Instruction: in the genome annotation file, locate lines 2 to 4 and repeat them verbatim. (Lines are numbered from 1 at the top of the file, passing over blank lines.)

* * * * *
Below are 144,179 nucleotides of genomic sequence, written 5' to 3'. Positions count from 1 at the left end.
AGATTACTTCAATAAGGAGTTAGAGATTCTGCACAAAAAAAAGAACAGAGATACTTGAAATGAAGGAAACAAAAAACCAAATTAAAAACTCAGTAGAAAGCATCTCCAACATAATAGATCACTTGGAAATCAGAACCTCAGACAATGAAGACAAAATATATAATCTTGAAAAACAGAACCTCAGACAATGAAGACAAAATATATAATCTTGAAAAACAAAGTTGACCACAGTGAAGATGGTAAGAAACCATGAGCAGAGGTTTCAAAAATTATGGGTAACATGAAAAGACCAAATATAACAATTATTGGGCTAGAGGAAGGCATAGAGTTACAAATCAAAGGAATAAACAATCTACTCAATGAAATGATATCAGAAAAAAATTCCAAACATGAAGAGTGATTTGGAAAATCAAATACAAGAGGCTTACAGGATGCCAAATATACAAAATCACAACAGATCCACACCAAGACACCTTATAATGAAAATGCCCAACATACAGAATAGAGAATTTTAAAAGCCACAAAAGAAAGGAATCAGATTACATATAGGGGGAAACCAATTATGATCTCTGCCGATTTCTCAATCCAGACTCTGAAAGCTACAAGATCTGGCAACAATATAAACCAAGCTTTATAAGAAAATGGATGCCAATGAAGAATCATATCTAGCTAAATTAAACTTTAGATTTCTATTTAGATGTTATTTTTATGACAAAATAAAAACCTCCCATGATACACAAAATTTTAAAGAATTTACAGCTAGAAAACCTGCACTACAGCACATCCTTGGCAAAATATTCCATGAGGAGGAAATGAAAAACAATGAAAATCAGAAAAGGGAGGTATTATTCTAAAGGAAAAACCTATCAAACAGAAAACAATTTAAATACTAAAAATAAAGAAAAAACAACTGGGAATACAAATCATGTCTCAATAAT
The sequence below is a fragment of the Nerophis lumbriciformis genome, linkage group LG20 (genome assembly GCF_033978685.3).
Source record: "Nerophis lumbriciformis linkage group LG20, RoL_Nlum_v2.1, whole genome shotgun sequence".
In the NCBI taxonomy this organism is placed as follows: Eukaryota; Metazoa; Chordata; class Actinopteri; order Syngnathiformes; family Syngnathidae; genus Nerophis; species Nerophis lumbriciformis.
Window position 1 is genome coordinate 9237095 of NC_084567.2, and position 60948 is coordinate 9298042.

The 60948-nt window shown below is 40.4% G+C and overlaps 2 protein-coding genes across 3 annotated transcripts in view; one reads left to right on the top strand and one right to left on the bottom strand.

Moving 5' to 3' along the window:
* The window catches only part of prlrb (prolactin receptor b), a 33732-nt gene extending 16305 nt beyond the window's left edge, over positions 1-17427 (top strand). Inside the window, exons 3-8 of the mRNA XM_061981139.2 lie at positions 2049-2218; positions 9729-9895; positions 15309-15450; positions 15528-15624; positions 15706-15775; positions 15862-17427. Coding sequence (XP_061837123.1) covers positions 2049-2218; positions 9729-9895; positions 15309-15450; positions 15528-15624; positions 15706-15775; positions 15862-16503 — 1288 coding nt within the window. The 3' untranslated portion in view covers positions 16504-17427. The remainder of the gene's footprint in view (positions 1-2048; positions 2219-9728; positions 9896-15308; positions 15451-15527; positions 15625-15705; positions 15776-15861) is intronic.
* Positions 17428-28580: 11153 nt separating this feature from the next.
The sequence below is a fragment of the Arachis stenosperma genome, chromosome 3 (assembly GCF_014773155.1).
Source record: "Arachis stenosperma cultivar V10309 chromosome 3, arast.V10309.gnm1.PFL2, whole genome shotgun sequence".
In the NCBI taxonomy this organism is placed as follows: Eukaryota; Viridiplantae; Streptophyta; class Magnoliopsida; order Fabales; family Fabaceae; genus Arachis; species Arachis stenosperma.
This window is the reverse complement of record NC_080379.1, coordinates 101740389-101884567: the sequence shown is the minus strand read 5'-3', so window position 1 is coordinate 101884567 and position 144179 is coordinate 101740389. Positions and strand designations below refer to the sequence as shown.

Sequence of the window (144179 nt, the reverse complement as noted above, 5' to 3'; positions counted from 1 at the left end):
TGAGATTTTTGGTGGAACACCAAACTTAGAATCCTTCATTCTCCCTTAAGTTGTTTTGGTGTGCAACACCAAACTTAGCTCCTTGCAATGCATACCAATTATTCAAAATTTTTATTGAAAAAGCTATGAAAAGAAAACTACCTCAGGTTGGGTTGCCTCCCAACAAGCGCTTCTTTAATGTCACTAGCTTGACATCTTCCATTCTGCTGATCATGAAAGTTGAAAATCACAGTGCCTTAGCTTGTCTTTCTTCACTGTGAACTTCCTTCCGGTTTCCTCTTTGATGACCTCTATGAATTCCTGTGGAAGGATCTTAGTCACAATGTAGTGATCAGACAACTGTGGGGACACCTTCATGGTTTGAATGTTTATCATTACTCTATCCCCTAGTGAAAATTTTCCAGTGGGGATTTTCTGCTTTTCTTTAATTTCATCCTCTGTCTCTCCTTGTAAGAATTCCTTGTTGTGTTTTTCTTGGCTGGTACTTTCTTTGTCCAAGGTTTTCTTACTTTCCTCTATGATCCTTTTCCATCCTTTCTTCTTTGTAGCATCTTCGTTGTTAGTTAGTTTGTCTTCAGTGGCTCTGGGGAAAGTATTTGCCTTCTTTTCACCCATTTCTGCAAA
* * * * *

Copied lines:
AGATTACTTCAATAAGGAGTTAGAGATTCTGCACAAAAAAAAGAACAGAGATACTTGAAATGAAGGAAACAAAAAACCAAATTAAAAACTCAGTAGAAAGCATCTCCAACATAATAGATCACTTGGAAATCAGAACCTCAGACAATGAAGACAAAATATATAATCTTGAAAAACAGAACCTCAGACAATGAAGACAAAATATATAATCTTGAAAAACAAAGTTGACCACAGTGAAGATGGTAAGAAACCATGAGCAGAGGTTTCAAAAATTATGGGTAACATGAAAAGACCAAATATAACAATTATTGGGCTAGAGGAAGGCATAGAGTTACAAATCAAAGGAATAAACAATCTACTCAATGAAATGATATCAGAAAAAAATTCCAAACATGAAGAGTGATTTGGAAAATCAAATACAAGAGGCTTACAGGATGCCAAATATACAAAATCACAACAGATCCACACCAAGACACCTTATAATGAAAATGCCCAACATACAGAATAGAGAATTTTAAAAGCCACAAAAGAAAGGAATCAGATTACATATAGGGGGAAACCAATTATGATCTCTGCCGATTTCTCAATCCAGACTCTGAAAGCTACAAGATCTGGCAACAATATAAACCAAGCTTTATAAGAAAATGGATGCCAATGAAGAATCATATCTAGCTAAATTAAACTTTAGATTTCTATTTAGATGTTATTTTTATGACAAAATAAAAACCTCCCATGATACACAAAATTTTAAAGAATTTACAGCTAGAAAACCTGCACTACAGCACATCCTTGGCAAAATATTCCATGAGGAGGAAATGAAAAACAATGAAAATCAGAAAAGGGAGGTATTATTCTAAAGGAAAAACCTATCAAACAGAAAACAATTTAAATACTAAAAATAAAGAAAAAACAACTGGGAATACAAATCATGTCTCAATAAT
The sequence below is a fragment of the Nerophis lumbriciformis genome, linkage group LG20 (genome assembly GCF_033978685.3).
Source record: "Nerophis lumbriciformis linkage group LG20, RoL_Nlum_v2.1, whole genome shotgun sequence".